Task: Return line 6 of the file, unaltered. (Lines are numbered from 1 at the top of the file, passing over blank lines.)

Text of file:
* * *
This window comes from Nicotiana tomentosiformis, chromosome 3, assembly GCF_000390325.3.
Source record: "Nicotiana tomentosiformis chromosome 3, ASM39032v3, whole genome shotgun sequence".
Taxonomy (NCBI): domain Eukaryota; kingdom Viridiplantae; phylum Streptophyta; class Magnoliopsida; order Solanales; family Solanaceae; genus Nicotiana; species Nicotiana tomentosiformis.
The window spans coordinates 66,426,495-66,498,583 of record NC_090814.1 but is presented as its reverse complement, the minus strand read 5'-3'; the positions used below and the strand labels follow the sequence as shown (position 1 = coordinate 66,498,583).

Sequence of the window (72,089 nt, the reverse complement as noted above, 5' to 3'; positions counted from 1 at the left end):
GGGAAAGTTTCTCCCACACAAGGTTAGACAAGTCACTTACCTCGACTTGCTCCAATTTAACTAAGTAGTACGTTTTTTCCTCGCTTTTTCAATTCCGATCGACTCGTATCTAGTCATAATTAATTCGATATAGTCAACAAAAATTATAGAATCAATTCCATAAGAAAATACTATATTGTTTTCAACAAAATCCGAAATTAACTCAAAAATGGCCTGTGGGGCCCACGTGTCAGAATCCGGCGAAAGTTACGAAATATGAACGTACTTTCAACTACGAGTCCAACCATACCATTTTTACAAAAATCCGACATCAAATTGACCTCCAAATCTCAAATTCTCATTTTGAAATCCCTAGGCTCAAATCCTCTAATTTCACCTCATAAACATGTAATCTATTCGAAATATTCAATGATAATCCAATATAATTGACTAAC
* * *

GGGAAAGTTTCTCCCACACAAGGTTAGACAAGTCACTTACCTCGACTTGCTCCAATTTAACTAAGTAGTACGTTTTTTCCTCGCTTTTTCAATTCCGATCGACTCGTATCTAGTCATAATTAATTCGATATAGTCAACAAAAATTATAGAATCAATTCCATAAGAAAATACTATATTGTTTTCAACAAAATCCGAAATTAACTCAAAAATGGCCTGTGGGGCCCACGTGTCAGAATCCGGCGAAAGTTACGAAATATGAACGTACTTTCAACTACGAGTCCAACCATACCATTTTTACAAAAATCCGACATCAAATTGACCTCCAAATCTCAAATTCTCATTTTGAAATCCCTAGGCTCAAATCCTCTAATTTCACCTCATAAACATGTAATCTATTCGAAATATTCAATGATAATCCAATATAATTGACTAAC